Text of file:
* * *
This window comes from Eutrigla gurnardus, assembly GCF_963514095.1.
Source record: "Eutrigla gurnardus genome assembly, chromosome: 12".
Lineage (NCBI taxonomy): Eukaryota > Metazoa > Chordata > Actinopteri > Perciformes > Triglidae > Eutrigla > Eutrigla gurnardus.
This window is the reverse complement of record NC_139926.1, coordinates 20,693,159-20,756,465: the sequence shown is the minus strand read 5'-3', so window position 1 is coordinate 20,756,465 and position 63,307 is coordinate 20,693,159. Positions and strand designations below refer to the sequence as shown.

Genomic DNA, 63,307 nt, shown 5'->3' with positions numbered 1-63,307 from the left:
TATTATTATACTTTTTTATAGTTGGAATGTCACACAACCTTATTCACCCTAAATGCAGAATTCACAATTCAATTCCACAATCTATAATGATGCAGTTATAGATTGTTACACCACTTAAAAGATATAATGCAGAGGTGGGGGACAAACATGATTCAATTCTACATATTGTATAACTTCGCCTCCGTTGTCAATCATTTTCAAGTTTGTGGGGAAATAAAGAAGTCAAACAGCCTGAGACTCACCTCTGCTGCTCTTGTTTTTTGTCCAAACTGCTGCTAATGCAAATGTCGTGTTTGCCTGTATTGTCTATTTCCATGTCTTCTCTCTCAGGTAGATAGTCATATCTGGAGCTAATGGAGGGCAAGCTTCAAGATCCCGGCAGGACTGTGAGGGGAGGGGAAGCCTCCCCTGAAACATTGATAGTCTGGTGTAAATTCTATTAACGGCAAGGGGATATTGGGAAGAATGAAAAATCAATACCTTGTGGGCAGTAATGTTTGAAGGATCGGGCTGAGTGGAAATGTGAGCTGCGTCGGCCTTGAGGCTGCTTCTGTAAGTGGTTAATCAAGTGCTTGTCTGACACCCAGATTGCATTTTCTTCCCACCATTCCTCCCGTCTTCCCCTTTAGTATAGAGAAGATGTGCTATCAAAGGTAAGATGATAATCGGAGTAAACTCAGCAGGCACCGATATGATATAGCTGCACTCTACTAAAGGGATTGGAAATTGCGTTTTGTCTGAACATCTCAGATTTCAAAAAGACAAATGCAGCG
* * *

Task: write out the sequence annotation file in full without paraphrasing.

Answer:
This window comes from Eutrigla gurnardus, assembly GCF_963514095.1.
Source record: "Eutrigla gurnardus genome assembly, chromosome: 12".
Lineage (NCBI taxonomy): Eukaryota > Metazoa > Chordata > Actinopteri > Perciformes > Triglidae > Eutrigla > Eutrigla gurnardus.
This window is the reverse complement of record NC_139926.1, coordinates 20,693,159-20,756,465: the sequence shown is the minus strand read 5'-3', so window position 1 is coordinate 20,756,465 and position 63,307 is coordinate 20,693,159. Positions and strand designations below refer to the sequence as shown.

Genomic DNA, 63,307 nt, shown 5'->3' with positions numbered 1-63,307 from the left:
TATTATTATACTTTTTTATAGTTGGAATGTCACACAACCTTATTCACCCTAAATGCAGAATTCACAATTCAATTCCACAATCTATAATGATGCAGTTATAGATTGTTACACCACTTAAAAGATATAATGCAGAGGTGGGGGACAAACATGATTCAATTCTACATATTGTATAACTTCGCCTCCGTTGTCAATCATTTTCAAGTTTGTGGGGAAATAAAGAAGTCAAACAGCCTGAGACTCACCTCTGCTGCTCTTGTTTTTTGTCCAAACTGCTGCTAATGCAAATGTCGTGTTTGCCTGTATTGTCTATTTCCATGTCTTCTCTCTCAGGTAGATAGTCATATCTGGAGCTAATGGAGGGCAAGCTTCAAGATCCCGGCAGGACTGTGAGGGGAGGGGAAGCCTCCCCTGAAACATTGATAGTCTGGTGTAAATTCTATTAACGGCAAGGGGATATTGGGAAGAATGAAAAATCAATACCTTGTGGGCAGTAATGTTTGAAGGATCGGGCTGAGTGGAAATGTGAGCTGCGTCGGCCTTGAGGCTGCTTCTGTAAGTGGTTAATCAAGTGCTTGTCTGACACCCAGATTGCATTTTCTTCCCACCATTCCTCCCGTCTTCCCCTTTAGTATAGAGAAGATGTGCTATCAAAGGTAAGATGATAATCGGAGTAAACTCAGCAGGCACCGATATGATATAGCTGCACTCTACTAAAGGGATTGGAAATTGCGTTTTGTCTGAACATCTCAGATTTCAAAAAGACAAATGCAGCG